Artist sculpts sexuality

Kyle Huizinga, Staff writer

St. Louis based sculptor Deb Wheeler has a display of her work in the Nils Lou Gallery.

The showing is from March 14 to 28 and addresses themes of sexuality, identity, feminism and more. She is well known for using average objects and reconstructing the semiotics to create a new dialogue.

Wheeler works in mainly found objects sculpting and uses her art to ask questions about society and culture. Her works utilize mirrors frequently giving reflection of the self or certain parts of the body.

Pieces such as “Introspection” and “Catharsis” use reflection to focus the viewers’ attention on particular issues.

Pieces like“Self-Love” take a more direct approach in their meaning by taking a set of praying hands and mounting it as if it were to be used for sexual pleasure.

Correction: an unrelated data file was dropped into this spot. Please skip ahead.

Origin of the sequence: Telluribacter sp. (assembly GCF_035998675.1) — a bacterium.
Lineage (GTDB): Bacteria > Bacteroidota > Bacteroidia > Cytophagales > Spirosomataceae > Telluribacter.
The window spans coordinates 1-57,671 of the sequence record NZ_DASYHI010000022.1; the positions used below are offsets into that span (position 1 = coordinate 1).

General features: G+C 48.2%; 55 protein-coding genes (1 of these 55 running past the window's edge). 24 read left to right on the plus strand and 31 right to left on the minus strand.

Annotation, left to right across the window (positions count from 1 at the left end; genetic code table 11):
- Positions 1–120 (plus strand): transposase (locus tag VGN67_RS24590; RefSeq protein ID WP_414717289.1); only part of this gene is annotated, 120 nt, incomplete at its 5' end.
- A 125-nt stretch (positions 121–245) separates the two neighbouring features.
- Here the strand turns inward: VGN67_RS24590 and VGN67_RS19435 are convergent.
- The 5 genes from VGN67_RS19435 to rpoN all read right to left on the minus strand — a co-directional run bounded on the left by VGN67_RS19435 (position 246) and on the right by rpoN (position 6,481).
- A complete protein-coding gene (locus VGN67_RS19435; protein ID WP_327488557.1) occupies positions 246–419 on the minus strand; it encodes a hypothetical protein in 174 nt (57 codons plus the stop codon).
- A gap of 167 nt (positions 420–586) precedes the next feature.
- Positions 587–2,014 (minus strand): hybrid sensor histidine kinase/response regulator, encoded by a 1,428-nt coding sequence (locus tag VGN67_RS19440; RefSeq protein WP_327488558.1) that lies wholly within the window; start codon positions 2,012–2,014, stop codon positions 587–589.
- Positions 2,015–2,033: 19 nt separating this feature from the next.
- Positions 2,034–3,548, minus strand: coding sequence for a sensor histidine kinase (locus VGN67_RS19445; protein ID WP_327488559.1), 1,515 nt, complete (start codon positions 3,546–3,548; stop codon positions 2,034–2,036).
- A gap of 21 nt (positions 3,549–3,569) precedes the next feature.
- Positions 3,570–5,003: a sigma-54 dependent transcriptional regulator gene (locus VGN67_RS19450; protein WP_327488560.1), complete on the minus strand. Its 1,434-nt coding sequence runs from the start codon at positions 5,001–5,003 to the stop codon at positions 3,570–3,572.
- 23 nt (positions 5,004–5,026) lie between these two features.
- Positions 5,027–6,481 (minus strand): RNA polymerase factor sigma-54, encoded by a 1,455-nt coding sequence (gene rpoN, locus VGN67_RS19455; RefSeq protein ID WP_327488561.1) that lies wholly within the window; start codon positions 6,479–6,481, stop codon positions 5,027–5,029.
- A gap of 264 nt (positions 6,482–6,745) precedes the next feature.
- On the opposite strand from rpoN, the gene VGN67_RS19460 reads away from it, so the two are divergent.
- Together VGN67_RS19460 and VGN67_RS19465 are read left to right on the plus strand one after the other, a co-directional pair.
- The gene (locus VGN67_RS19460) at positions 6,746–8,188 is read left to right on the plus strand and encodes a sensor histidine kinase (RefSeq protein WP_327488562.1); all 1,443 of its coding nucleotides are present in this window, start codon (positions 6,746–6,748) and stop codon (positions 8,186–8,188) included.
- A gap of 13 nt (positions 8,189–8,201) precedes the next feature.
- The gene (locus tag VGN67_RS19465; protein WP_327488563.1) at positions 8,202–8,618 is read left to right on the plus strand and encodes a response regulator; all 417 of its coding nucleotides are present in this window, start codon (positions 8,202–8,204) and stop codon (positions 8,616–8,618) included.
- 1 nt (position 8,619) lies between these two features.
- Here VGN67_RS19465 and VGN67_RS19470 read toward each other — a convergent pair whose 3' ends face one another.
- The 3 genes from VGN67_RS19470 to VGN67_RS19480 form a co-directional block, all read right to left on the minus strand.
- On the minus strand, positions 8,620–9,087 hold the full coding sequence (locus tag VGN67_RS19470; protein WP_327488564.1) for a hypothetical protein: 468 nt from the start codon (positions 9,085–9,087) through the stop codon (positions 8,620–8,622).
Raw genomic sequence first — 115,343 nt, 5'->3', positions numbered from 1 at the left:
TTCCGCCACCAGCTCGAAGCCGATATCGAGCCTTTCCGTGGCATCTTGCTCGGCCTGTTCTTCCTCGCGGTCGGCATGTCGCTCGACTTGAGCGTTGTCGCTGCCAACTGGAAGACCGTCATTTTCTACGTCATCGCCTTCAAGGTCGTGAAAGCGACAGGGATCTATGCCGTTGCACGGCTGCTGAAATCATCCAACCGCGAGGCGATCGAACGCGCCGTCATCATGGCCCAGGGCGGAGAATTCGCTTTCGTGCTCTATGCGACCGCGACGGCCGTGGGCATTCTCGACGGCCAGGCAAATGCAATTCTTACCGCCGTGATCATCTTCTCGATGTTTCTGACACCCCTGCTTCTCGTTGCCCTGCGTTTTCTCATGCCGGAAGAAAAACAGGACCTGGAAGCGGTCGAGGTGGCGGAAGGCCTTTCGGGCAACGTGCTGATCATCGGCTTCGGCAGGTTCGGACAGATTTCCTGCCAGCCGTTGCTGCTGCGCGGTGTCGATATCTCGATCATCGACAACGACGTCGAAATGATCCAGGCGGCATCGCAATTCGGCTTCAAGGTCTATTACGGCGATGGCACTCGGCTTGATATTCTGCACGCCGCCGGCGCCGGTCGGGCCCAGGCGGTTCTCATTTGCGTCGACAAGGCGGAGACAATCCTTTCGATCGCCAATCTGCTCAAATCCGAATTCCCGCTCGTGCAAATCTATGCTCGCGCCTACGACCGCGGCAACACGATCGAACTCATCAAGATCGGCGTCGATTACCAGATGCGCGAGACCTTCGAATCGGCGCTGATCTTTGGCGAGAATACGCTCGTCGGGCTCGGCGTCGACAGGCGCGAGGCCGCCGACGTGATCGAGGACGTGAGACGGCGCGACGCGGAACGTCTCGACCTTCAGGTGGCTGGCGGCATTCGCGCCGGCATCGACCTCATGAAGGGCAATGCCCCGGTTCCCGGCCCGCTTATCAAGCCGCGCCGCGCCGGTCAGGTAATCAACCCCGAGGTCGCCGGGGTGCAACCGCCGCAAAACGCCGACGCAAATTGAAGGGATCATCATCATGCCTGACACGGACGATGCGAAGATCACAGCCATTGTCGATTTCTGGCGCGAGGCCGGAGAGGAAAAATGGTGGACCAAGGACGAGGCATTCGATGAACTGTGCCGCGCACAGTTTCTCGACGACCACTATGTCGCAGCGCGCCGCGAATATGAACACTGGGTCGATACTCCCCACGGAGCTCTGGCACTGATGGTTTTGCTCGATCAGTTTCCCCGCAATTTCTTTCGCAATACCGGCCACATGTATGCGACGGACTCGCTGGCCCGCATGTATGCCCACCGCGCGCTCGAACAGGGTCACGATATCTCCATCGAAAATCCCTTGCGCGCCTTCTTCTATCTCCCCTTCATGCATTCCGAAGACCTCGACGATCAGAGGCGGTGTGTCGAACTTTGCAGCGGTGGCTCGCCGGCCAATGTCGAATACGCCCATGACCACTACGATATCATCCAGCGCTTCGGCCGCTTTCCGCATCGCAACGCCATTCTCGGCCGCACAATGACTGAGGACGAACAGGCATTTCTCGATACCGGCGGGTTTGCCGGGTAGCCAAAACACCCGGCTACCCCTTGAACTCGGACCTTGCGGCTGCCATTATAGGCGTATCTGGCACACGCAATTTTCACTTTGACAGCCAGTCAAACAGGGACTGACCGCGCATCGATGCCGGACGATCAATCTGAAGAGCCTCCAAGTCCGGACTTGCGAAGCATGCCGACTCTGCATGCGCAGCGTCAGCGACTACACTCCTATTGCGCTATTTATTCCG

Wheeler hopes that her work makes the viewer, “perceive my reconstructed objects and environments through a new signified idea or sign. Thus, creating a poetic metaphor that is both strangely familiar and jarringly awakening.”

“Privilege” has a large impact in the room and seemed to draw many people’s attention. It was a standard water fountain with a sign placed over it that read “Homosexuals Only,” printed in a manner that looks as if it were part of segregating groups. This seemed to be the favorite of many in attendance.

Junior Keelan Wells said that the installation was “highly interesting” and that it “provoked a cultural and sociological questioning that carried on long after the exhibit.”

Not all of Wheelers works are sculpture, a video installation titled “Weighted” caught the attention of many in attendance. It is a large projection of a popular TV commercial for the Shake Weight slowed down. Showing the bouncing motion of large muscled men over and over while in the room.